LIFE

Butter Chicken...in Palayam

The sweltering summer months have passed. The North-east monsoon showers have heralded the coming of the season of chilly nights, starry skies and misty mornings in the city. In short, it is chicken season.

November is also the season of Ramzan, when the faithful break their day fast with a rich evening diet replete with Malabari, Chettinadu, Arabian and Travancore meat and poultry dishes.

The hotels in the vicinity of the Palayam Juma Masjid is a sure stop for those who want to taste the flavours of the season. The North Indian restaurants and chicken corners at Palayam are bracing for the "kill''.

``The demand for meat, particularly chicken dishes, is low during the summer months. It picks up after Deepavali when the chill sets in and peaks during the Christmas-New Year season," says a hotelier in the area.

The biggest demand is for Chicken Tandoori and Tikka. The dishes are preferred by most for being low on oil and readily available hot and sizzling off the grill.

The largest demand for Tandoori and Tikka comes from families who prefer home packs. Naan and `sookha' roti which come straight out of the tandoori hearth, are part of the home pack. It contains the regulatory onion and cucumber salad.

Some hoteliers in the city say that urbanites are getting fed-up with chicken. "There is no more anything chic about chicken dishes. There is a growing liking for the tough and fattier meat of the country (nadan) chicken. Then, mutton is emerging as an all-time favourite,'' says one.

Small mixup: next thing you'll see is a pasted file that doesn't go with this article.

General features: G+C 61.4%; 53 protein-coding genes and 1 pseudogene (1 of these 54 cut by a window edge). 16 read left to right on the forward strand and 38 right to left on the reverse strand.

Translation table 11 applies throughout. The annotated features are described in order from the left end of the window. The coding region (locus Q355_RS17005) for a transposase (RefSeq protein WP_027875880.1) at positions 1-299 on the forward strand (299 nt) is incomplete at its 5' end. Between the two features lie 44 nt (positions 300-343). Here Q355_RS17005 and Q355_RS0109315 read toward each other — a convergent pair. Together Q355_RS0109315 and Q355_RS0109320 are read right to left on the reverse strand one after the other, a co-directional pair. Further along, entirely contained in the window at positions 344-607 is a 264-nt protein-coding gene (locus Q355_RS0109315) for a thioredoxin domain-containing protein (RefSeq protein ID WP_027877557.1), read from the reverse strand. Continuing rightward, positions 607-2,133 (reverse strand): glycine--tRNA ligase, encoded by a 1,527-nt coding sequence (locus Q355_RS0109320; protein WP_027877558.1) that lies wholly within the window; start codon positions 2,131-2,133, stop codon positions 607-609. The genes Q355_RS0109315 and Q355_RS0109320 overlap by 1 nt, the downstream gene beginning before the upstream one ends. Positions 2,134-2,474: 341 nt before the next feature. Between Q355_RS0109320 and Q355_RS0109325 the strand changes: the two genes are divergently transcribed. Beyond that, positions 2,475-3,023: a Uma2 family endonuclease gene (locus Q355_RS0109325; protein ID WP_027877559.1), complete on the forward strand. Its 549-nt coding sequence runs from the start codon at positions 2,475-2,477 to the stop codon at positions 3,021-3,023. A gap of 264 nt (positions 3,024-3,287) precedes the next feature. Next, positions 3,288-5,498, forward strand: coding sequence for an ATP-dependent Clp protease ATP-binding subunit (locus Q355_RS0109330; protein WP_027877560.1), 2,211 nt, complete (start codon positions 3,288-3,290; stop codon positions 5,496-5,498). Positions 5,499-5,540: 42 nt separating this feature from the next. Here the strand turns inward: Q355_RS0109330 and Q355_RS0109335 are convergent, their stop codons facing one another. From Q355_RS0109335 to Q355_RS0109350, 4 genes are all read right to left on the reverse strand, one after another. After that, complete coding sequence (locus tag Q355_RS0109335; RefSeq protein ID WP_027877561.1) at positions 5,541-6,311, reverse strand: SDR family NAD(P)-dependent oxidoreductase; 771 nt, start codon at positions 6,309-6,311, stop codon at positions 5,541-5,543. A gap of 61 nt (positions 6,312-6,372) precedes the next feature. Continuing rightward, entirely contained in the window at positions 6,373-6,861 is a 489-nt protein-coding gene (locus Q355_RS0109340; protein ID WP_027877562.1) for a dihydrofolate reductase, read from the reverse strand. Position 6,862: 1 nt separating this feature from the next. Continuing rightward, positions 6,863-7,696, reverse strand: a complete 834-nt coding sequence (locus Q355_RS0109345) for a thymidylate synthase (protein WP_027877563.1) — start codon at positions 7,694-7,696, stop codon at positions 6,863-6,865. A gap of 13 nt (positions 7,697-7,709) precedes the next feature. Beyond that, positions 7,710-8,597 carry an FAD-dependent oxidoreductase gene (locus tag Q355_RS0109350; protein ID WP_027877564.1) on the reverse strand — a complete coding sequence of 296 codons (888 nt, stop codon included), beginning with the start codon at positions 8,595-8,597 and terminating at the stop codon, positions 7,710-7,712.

Several hotels have noticed the change in the food preferences of families when it comes to serving dining-out groups.

Some hotels are offering Chettinadu, Travancore and Malabari mutton preparations which are gaining more acceptance than broiler chicken dishes which ruled the roost for long.

The preference for fish over meat is also being slowly noticed by enterprising hoteliers who do not want to stick to the norm.

One hotel, tucked away near the Government Secretariat, is known for fish caught from the backwaters. Many make a beeline to this hotel to taste `karimeen', brackish-water prawn and crab preparations.

What has made the hotel a hit among many city-dwellers is the availability of hot and spicy duck curries which are served with steaming appam.

By Anand G.

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